Marine Mammals and Sea Turtles Should be Reported

News Release, Maryland Department of Natural Resources

Photo of whale stranded on beach

Marine wildlife — dolphins, manatees, sea turtles, whales, and others –are making their seasonal return to both the Chesapeake Bay and its tidal tributaries, as well as the coastal bays. TheMaryland Department of Natural Resourcesreminds anyone who has seen either a marine mammal or sea turtle in Maryland waters to report it to the stateMarine Mammal and Sea Turtle Stranding programat 1-800-628-9944.

In addition to calling the hotline, anyone who finds a stranded marine mammal, alive or dead, should follow these steps if possible:

  • Do not touch the animal.
  • Record your location using latitude/longitude, street address, and/or description with landmarks.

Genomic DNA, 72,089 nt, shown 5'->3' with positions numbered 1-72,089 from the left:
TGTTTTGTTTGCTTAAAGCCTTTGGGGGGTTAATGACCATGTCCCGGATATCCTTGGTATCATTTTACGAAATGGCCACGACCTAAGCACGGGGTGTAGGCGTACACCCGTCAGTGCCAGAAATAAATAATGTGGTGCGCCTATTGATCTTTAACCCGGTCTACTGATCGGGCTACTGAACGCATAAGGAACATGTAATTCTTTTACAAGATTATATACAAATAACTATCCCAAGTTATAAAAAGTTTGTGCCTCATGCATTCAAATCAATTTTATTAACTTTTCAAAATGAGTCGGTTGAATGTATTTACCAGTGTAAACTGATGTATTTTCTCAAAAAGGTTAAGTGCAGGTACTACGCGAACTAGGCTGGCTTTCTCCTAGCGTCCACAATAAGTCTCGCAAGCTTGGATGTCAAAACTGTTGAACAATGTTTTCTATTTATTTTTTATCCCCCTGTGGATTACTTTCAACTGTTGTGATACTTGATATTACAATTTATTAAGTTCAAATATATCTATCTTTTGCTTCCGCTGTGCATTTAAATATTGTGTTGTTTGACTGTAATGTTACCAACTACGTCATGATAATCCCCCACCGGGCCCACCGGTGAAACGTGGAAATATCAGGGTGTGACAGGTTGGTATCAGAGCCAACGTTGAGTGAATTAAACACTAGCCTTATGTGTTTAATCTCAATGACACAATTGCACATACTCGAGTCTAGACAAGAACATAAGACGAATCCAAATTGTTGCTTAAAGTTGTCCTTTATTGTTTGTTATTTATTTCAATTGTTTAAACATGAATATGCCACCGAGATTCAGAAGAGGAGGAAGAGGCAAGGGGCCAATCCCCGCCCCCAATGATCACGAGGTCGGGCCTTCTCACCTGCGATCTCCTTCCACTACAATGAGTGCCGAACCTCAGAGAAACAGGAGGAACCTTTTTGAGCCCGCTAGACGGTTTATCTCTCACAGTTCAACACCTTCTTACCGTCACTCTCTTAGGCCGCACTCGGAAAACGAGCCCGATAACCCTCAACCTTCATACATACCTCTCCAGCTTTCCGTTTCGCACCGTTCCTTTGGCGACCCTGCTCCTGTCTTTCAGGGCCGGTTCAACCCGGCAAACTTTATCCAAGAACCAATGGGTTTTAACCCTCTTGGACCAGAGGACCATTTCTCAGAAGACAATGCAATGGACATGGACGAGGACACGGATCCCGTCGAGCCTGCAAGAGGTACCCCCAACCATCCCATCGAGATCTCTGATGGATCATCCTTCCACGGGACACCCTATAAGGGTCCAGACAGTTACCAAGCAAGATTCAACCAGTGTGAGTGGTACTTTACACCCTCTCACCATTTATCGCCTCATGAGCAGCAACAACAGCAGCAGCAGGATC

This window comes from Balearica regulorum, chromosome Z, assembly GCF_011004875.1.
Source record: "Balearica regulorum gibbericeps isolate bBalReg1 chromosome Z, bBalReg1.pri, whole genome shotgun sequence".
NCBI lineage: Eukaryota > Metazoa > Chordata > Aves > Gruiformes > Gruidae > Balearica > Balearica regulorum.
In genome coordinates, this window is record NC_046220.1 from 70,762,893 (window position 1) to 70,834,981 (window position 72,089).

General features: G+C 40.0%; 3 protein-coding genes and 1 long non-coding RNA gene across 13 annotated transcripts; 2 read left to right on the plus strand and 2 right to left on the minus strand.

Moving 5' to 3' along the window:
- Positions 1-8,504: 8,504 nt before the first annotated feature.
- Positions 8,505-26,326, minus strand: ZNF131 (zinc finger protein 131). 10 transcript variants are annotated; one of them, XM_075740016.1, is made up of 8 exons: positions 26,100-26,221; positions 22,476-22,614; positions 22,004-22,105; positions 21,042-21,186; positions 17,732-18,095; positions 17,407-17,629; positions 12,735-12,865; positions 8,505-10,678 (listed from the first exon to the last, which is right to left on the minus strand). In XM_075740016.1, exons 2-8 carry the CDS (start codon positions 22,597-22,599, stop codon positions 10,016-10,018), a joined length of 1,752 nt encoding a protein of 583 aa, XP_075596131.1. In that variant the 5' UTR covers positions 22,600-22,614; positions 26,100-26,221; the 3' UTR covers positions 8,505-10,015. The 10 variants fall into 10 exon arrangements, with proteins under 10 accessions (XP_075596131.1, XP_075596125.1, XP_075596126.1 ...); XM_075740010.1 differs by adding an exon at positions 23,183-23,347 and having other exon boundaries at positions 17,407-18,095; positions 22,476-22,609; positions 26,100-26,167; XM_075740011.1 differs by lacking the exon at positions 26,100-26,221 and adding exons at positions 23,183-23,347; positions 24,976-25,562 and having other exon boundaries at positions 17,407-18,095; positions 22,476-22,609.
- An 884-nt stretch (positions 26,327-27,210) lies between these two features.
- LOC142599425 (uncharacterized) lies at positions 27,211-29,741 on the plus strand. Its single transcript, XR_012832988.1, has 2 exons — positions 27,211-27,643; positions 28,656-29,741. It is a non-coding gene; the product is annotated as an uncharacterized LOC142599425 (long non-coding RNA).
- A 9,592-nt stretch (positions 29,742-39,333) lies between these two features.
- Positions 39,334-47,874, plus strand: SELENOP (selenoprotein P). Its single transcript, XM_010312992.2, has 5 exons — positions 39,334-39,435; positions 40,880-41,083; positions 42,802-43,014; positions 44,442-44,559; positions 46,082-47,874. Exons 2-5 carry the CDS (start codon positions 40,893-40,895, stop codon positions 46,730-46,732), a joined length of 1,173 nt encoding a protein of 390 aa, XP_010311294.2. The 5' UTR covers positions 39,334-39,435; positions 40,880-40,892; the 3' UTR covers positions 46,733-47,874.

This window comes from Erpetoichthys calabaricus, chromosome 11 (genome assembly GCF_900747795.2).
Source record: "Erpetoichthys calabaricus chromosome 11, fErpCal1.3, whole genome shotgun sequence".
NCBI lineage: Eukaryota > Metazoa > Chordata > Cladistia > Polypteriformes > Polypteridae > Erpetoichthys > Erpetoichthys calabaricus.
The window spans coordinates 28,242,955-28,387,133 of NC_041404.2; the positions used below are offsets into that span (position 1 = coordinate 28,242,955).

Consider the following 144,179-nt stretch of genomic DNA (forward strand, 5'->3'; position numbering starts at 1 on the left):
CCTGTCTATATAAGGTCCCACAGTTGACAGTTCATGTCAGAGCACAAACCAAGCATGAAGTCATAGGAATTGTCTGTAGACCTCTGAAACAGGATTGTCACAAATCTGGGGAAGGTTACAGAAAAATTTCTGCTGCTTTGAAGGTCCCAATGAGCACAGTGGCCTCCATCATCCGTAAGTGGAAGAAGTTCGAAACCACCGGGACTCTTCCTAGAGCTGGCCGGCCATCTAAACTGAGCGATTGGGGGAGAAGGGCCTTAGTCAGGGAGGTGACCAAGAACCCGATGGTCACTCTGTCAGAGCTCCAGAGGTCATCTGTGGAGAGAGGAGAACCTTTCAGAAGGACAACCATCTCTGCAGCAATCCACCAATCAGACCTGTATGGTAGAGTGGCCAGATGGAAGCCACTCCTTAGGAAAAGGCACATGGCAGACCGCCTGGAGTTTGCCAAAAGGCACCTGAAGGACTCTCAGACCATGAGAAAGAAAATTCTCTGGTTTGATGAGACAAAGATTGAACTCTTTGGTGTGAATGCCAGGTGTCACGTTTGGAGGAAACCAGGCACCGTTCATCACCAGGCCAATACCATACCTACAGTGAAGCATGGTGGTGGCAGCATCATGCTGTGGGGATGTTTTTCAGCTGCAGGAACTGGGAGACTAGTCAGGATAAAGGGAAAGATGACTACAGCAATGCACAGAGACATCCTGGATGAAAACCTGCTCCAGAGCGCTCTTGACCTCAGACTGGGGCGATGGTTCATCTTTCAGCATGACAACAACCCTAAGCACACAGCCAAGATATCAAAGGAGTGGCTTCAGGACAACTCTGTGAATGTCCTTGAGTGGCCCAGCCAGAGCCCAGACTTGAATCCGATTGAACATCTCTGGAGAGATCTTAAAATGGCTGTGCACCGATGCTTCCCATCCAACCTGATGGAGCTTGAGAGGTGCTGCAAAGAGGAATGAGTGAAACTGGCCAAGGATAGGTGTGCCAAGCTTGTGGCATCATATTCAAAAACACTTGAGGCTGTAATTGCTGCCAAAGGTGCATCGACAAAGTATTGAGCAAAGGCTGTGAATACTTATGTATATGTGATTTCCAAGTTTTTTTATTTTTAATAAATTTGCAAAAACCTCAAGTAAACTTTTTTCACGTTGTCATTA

• Estimate and record the length, size, color, noticeable body parts, and movements (if alive).
  • Take photos of the animal.
  • Stand by the animal at a safe distance until stranding staff are able to reach you.

While the most common visitors are the bottlenose dolphin and loggerhead sea turtles, more than 25 other marine mammals and four species of sea turtles have been recorded in Maryland waters.

The department’s Marine Mammal and Sea Turtle Stranding program works in conjunction with the National Aquarium in responding to reports of marine animals throughout Maryland’s waters and coastlines.

Marine mammals are specifically protected by federal law, the Marine Mammal Protection Act. In addition, sea turtles and whales are both protected under the 1973 Endangered Species Act. It is illegal to harass, capture, or collect these marine species, alive or dead, including their bones or any body parts.

David M. Higgins II, Publisher/Editor

David M. Higgins was born in Baltimore and grew up in Southern Maryland. He has had a passion for journalism since high school. After spending many years in the Hospitality Industry he began working in...